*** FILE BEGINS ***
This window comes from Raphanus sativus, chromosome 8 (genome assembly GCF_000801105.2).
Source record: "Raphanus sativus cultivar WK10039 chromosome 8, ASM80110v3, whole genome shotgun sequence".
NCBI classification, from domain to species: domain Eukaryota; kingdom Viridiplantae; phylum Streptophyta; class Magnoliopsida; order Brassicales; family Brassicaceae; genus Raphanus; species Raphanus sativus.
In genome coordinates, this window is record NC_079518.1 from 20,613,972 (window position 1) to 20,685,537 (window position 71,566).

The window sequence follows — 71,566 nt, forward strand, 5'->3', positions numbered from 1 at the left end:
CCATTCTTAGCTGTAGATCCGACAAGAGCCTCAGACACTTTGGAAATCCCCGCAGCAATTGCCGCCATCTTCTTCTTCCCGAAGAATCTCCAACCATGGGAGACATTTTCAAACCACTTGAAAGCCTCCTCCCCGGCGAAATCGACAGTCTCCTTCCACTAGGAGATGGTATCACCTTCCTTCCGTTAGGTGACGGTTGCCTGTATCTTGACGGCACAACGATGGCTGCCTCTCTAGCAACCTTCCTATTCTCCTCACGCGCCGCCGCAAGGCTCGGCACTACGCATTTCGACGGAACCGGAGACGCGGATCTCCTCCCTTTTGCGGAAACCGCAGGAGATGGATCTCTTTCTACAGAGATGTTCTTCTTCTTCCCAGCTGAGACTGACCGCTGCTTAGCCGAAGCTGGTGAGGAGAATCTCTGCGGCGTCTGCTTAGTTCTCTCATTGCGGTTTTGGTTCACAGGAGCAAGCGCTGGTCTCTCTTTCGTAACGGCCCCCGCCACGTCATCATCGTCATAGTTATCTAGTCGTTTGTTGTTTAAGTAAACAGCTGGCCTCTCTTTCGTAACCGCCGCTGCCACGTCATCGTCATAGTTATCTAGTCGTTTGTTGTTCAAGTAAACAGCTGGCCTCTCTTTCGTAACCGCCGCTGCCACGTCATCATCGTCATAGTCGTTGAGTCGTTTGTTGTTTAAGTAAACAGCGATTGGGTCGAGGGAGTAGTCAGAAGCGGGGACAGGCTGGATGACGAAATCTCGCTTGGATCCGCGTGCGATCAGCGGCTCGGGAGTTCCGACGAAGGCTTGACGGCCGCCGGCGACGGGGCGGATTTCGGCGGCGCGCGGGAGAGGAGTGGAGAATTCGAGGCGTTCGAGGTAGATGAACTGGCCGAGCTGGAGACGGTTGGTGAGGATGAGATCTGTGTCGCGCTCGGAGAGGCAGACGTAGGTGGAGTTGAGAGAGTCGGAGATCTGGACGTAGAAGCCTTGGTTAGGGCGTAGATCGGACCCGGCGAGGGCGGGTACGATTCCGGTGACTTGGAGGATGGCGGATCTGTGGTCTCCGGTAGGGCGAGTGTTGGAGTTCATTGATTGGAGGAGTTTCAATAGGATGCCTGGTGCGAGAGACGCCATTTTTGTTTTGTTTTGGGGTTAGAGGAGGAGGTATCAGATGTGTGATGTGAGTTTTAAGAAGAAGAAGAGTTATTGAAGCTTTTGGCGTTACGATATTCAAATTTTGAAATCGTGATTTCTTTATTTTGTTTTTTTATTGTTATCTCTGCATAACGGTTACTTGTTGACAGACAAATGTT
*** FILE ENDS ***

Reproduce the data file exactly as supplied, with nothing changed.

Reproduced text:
This window comes from Raphanus sativus, chromosome 8 (genome assembly GCF_000801105.2).
Source record: "Raphanus sativus cultivar WK10039 chromosome 8, ASM80110v3, whole genome shotgun sequence".
NCBI classification, from domain to species: domain Eukaryota; kingdom Viridiplantae; phylum Streptophyta; class Magnoliopsida; order Brassicales; family Brassicaceae; genus Raphanus; species Raphanus sativus.
In genome coordinates, this window is record NC_079518.1 from 20,613,972 (window position 1) to 20,685,537 (window position 71,566).

The window sequence follows — 71,566 nt, forward strand, 5'->3', positions numbered from 1 at the left end:
CCATTCTTAGCTGTAGATCCGACAAGAGCCTCAGACACTTTGGAAATCCCCGCAGCAATTGCCGCCATCTTCTTCTTCCCGAAGAATCTCCAACCATGGGAGACATTTTCAAACCACTTGAAAGCCTCCTCCCCGGCGAAATCGACAGTCTCCTTCCACTAGGAGATGGTATCACCTTCCTTCCGTTAGGTGACGGTTGCCTGTATCTTGACGGCACAACGATGGCTGCCTCTCTAGCAACCTTCCTATTCTCCTCACGCGCCGCCGCAAGGCTCGGCACTACGCATTTCGACGGAACCGGAGACGCGGATCTCCTCCCTTTTGCGGAAACCGCAGGAGATGGATCTCTTTCTACAGAGATGTTCTTCTTCTTCCCAGCTGAGACTGACCGCTGCTTAGCCGAAGCTGGTGAGGAGAATCTCTGCGGCGTCTGCTTAGTTCTCTCATTGCGGTTTTGGTTCACAGGAGCAAGCGCTGGTCTCTCTTTCGTAACGGCCCCCGCCACGTCATCATCGTCATAGTTATCTAGTCGTTTGTTGTTTAAGTAAACAGCTGGCCTCTCTTTCGTAACCGCCGCTGCCACGTCATCGTCATAGTTATCTAGTCGTTTGTTGTTCAAGTAAACAGCTGGCCTCTCTTTCGTAACCGCCGCTGCCACGTCATCATCGTCATAGTCGTTGAGTCGTTTGTTGTTTAAGTAAACAGCGATTGGGTCGAGGGAGTAGTCAGAAGCGGGGACAGGCTGGATGACGAAATCTCGCTTGGATCCGCGTGCGATCAGCGGCTCGGGAGTTCCGACGAAGGCTTGACGGCCGCCGGCGACGGGGCGGATTTCGGCGGCGCGCGGGAGAGGAGTGGAGAATTCGAGGCGTTCGAGGTAGATGAACTGGCCGAGCTGGAGACGGTTGGTGAGGATGAGATCTGTGTCGCGCTCGGAGAGGCAGACGTAGGTGGAGTTGAGAGAGTCGGAGATCTGGACGTAGAAGCCTTGGTTAGGGCGTAGATCGGACCCGGCGAGGGCGGGTACGATTCCGGTGACTTGGAGGATGGCGGATCTGTGGTCTCCGGTAGGGCGAGTGTTGGAGTTCATTGATTGGAGGAGTTTCAATAGGATGCCTGGTGCGAGAGACGCCATTTTTGTTTTGTTTTGGGGTTAGAGGAGGAGGTATCAGATGTGTGATGTGAGTTTTAAGAAGAAGAAGAGTTATTGAAGCTTTTGGCGTTACGATATTCAAATTTTGAAATCGTGATTTCTTTATTTTGTTTTTTTATTGTTATCTCTGCATAACGGTTACTTGTTGACAGACAAATGTT